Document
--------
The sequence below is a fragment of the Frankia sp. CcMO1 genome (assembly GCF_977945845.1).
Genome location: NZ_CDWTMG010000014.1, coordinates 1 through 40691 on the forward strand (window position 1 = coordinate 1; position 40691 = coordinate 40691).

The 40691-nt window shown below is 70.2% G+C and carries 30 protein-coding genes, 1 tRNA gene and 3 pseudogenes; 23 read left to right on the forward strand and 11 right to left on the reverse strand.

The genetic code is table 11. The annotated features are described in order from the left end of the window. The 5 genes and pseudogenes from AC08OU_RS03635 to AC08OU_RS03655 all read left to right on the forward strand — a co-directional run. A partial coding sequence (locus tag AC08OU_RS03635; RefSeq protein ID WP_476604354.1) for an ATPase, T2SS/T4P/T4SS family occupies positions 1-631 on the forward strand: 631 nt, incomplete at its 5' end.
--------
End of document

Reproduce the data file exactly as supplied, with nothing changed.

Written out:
The sequence below is a fragment of the Frankia sp. CcMO1 genome (assembly GCF_977945845.1).
Genome location: NZ_CDWTMG010000014.1, coordinates 1 through 40691 on the forward strand (window position 1 = coordinate 1; position 40691 = coordinate 40691).

The 40691-nt window shown below is 70.2% G+C and carries 30 protein-coding genes, 1 tRNA gene and 3 pseudogenes; 23 read left to right on the forward strand and 11 right to left on the reverse strand.

The genetic code is table 11. The annotated features are described in order from the left end of the window. The 5 genes and pseudogenes from AC08OU_RS03635 to AC08OU_RS03655 all read left to right on the forward strand — a co-directional run. A partial coding sequence (locus tag AC08OU_RS03635; RefSeq protein ID WP_476604354.1) for an ATPase, T2SS/T4P/T4SS family occupies positions 1-631 on the forward strand: 631 nt, incomplete at its 5' end.